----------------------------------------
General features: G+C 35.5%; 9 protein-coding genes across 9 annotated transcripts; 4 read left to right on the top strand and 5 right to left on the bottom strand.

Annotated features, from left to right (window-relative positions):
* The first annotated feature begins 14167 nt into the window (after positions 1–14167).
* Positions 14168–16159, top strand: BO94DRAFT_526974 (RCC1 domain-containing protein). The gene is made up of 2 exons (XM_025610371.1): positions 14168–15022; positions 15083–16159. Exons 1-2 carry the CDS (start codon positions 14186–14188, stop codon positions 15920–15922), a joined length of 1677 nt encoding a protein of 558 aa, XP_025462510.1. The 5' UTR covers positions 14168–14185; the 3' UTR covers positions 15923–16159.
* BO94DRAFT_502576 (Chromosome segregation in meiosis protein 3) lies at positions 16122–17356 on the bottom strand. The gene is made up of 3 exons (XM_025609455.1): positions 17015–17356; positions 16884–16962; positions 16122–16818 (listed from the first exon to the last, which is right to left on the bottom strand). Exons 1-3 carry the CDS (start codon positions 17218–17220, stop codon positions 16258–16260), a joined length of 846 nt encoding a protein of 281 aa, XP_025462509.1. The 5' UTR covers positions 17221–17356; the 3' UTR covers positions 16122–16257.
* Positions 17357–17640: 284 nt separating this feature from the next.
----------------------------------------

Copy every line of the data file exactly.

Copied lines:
General features: G+C 35.5%; 9 protein-coding genes across 9 annotated transcripts; 4 read left to right on the top strand and 5 right to left on the bottom strand.

Annotated features, from left to right (window-relative positions):
* The first annotated feature begins 14167 nt into the window (after positions 1–14167).
* Positions 14168–16159, top strand: BO94DRAFT_526974 (RCC1 domain-containing protein). The gene is made up of 2 exons (XM_025610371.1): positions 14168–15022; positions 15083–16159. Exons 1-2 carry the CDS (start codon positions 14186–14188, stop codon positions 15920–15922), a joined length of 1677 nt encoding a protein of 558 aa, XP_025462510.1. The 5' UTR covers positions 14168–14185; the 3' UTR covers positions 15923–16159.
* BO94DRAFT_502576 (Chromosome segregation in meiosis protein 3) lies at positions 16122–17356 on the bottom strand. The gene is made up of 3 exons (XM_025609455.1): positions 17015–17356; positions 16884–16962; positions 16122–16818 (listed from the first exon to the last, which is right to left on the bottom strand). Exons 1-3 carry the CDS (start codon positions 17218–17220, stop codon positions 16258–16260), a joined length of 846 nt encoding a protein of 281 aa, XP_025462509.1. The 5' UTR covers positions 17221–17356; the 3' UTR covers positions 16122–16257.
* Positions 17357–17640: 284 nt separating this feature from the next.